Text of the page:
I am working with a developer who does the following:

1) Does not respond to questions you ask in a timely manner (takes anywhere from 35 mins to hours to get back). We're all working with some urgency to meet an upcoming deadline, so there's some need for responding quickly.

2) Does not convey all the relevant information of the work he's done that you're dependent on for completing the next task.

One particular example is that he wrote program 1 that did X. He then uploaded his files to a shared directory so we can use his program 1 to do Y.

I was under the impression that if program 1 did X, then all I need to do Y in program 2 is call program 1. But there were lots of editing required in program 1 that would enable it to be called in program 2 to do Y.

I understand that we had this misunderstanding because we work differently. The engineering teams I've previously worked with have the following way of working: any code they pass to you or upload that they say does X, will do X no questions asked. That's it.

There's no guessing or editing their files or creating supplementary modules to do Y in program 2.

Here though, is different. Basically I wasted a lot of time doing the wrong thing thinking program 1 did X when I should have done lot of supplementary things which were needed to make program 1 do X.

This is made worse by the fact that this guy is an incredibly poor communicator, he just doesn't know how to give you the right information even when you ask him direct, pointed questions that don't leave any assumptions.

How do I talk to this developer in a way that makes it easy for everyone, and I get the information I need, and can do what I need to do.

Is this a good way to work, and I just need to adjust my expectations?

edit: can downvoters explain their issue so I can edit the post accordingly? Thanks!

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    I suspect that this is too broad to be answerable. You are asking a number of different questions, each of which seems like a separate issue (i.e. the problem of getting a fast response is probably separate from the problem of the code that doesn't do what you want). And there is likely a fair amount of background required for each of these questions (i.e. was X perfectly clear in the specification or is it possible that the other developer had a different understanding of the requirements, who did you alert when it didn't do X, what did they do, etc.) – Justin Cave Apr 5 '18 at 22:48
  • To improve the question, I think you should make it more abstract and condensed. Leave out all the details, boil the problem down to its essence. If you have multiple problems (which it seems like you do) see if you can figure if there's a 'root cause' which could be solved to solve all those problems, or consider opening separate questions. – Cronax Apr 6 '18 at 9:40
  • What exactly is your role/job description in this scenario? The way your question is written, one can get the impression that you are supposed to provide specification-level descriptions of the task X to the programmer, who's job would be to implement them. If this impression isn't correct, then you might be speaking two different languages, and you might need an interpreter who can take your requirements and translate them to tasks the programmer can implement. – Michael Schumacher Apr 6 '18 at 14:34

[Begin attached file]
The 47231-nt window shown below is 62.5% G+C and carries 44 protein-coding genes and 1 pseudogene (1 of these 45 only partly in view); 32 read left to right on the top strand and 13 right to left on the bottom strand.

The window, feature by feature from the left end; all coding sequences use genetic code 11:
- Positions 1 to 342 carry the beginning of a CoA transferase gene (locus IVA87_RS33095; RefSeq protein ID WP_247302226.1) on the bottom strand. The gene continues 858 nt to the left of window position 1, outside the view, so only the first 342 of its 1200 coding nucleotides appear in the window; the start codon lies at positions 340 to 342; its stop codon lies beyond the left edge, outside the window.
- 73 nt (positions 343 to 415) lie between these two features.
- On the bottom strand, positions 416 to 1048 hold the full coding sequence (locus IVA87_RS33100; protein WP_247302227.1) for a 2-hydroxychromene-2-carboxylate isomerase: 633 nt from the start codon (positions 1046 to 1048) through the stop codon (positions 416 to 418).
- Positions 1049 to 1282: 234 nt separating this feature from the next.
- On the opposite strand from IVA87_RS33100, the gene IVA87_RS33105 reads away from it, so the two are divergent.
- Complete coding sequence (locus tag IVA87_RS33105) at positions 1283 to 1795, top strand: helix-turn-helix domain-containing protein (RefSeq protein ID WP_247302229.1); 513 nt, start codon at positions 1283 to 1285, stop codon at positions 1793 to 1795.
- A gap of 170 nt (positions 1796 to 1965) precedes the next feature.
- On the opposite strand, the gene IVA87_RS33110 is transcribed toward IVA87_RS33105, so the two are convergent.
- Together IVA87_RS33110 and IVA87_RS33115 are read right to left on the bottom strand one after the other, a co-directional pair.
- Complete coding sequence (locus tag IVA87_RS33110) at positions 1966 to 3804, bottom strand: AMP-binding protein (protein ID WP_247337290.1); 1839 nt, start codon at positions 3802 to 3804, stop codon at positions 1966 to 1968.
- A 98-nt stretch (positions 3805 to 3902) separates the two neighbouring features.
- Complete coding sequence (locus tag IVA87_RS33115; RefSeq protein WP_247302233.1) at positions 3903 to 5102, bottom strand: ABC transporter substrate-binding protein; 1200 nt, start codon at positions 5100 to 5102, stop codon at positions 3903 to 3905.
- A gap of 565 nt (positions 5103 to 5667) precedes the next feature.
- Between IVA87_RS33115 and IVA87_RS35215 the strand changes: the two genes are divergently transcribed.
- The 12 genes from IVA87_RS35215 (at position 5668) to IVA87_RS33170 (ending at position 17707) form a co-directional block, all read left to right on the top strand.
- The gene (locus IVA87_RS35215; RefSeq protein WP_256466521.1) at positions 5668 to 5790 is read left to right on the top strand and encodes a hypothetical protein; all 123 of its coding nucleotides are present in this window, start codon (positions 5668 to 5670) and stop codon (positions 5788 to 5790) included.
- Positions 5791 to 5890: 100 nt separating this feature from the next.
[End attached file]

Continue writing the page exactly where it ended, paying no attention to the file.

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    You need to both lower your expectations while simultaneously finding other strategies to communicate. It's difficult to communicate technical details, and in my experience only about a half of people do it reasonably well. That's just life, and I've had to deal with poor communicators in every job I've been in. However, doing things like establishing a better relationship or finding their preferred method of communication can help. – Slothario Apr 6 '18 at 19:18

I honestly think all you need to do is get him to show/demo the information he is telling you. This will clear up any misunderstandings. Don't spend allot of time trying to figure out what he means, this is a very inefficient way of working. If something isn't clear straight away, simply ask him about it in person. Something like:

Hey mate, thanks from uploading that thingy in that place which does that thing. Can you show me how I use it ? Cheers.

  • Like I said, asking him questions doesn't clear up anything as he will say one thing, and there will be ten different things he leaves out. I have started asking in person as opposed to sending text/chats. We even showed each other our screens, and then he'll still leave out something that was crucial or hold back something that could have helped. I don't know what else questions to ask. – user232323 Apr 6 '18 at 1:12
  • Bring your laptop and sit next to him and both do it together. – Snickers3192 Apr 6 '18 at 1:16
  • We did that, it did not help. – user232323 Apr 6 '18 at 3:22
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    I don't know what to tell you user1234, I'd suggest you could cast a spell on your compute, or buy the exact same computer as his and swap, but you would just reply with, 'did not help', there is no helping you. – Snickers3192 Apr 6 '18 at 5:29

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